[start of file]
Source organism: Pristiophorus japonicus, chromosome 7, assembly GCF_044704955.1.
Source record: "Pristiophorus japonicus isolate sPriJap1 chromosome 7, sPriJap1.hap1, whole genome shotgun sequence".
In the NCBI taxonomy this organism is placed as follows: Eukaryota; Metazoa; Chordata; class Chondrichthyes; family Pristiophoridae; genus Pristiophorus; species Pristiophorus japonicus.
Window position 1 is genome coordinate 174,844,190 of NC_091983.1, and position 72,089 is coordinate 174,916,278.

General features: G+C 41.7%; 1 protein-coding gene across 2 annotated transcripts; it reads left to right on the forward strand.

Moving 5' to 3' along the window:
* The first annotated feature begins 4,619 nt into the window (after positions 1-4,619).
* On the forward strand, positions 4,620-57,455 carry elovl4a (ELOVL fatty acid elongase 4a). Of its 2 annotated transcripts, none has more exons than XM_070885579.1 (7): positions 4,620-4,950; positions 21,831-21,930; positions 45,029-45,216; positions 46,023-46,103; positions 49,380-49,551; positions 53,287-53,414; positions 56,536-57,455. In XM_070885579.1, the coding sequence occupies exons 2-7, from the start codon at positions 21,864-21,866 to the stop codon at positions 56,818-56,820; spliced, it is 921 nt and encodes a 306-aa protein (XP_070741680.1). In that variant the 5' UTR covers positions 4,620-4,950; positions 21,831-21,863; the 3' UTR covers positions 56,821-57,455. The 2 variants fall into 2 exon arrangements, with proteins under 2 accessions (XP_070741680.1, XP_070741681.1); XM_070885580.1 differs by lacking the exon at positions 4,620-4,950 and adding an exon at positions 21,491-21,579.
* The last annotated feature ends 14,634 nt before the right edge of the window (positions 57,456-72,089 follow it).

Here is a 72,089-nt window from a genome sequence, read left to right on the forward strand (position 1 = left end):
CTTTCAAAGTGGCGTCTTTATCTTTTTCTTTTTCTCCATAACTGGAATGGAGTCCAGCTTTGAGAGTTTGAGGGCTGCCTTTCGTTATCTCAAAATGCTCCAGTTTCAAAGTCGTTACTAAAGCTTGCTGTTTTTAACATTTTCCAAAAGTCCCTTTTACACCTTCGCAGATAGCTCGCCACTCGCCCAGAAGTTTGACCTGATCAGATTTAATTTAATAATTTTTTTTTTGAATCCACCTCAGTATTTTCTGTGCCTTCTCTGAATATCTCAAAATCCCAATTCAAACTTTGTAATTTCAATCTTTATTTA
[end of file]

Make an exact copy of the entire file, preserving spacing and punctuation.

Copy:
Source organism: Pristiophorus japonicus, chromosome 7, assembly GCF_044704955.1.
Source record: "Pristiophorus japonicus isolate sPriJap1 chromosome 7, sPriJap1.hap1, whole genome shotgun sequence".
In the NCBI taxonomy this organism is placed as follows: Eukaryota; Metazoa; Chordata; class Chondrichthyes; family Pristiophoridae; genus Pristiophorus; species Pristiophorus japonicus.
Window position 1 is genome coordinate 174,844,190 of NC_091983.1, and position 72,089 is coordinate 174,916,278.

General features: G+C 41.7%; 1 protein-coding gene across 2 annotated transcripts; it reads left to right on the forward strand.

Moving 5' to 3' along the window:
* The first annotated feature begins 4,619 nt into the window (after positions 1-4,619).
* On the forward strand, positions 4,620-57,455 carry elovl4a (ELOVL fatty acid elongase 4a). Of its 2 annotated transcripts, none has more exons than XM_070885579.1 (7): positions 4,620-4,950; positions 21,831-21,930; positions 45,029-45,216; positions 46,023-46,103; positions 49,380-49,551; positions 53,287-53,414; positions 56,536-57,455. In XM_070885579.1, the coding sequence occupies exons 2-7, from the start codon at positions 21,864-21,866 to the stop codon at positions 56,818-56,820; spliced, it is 921 nt and encodes a 306-aa protein (XP_070741680.1). In that variant the 5' UTR covers positions 4,620-4,950; positions 21,831-21,863; the 3' UTR covers positions 56,821-57,455. The 2 variants fall into 2 exon arrangements, with proteins under 2 accessions (XP_070741680.1, XP_070741681.1); XM_070885580.1 differs by lacking the exon at positions 4,620-4,950 and adding an exon at positions 21,491-21,579.
* The last annotated feature ends 14,634 nt before the right edge of the window (positions 57,456-72,089 follow it).

Here is a 72,089-nt window from a genome sequence, read left to right on the forward strand (position 1 = left end):
CTTTCAAAGTGGCGTCTTTATCTTTTTCTTTTTCTCCATAACTGGAATGGAGTCCAGCTTTGAGAGTTTGAGGGCTGCCTTTCGTTATCTCAAAATGCTCCAGTTTCAAAGTCGTTACTAAAGCTTGCTGTTTTTAACATTTTCCAAAAGTCCCTTTTACACCTTCGCAGATAGCTCGCCACTCGCCCAGAAGTTTGACCTGATCAGATTTAATTTAATAATTTTTTTTTTGAATCCACCTCAGTATTTTCTGTGCCTTCTCTGAATATCTCAAAATCCCAATTCAAACTTTGTAATTTCAATCTTTATTTA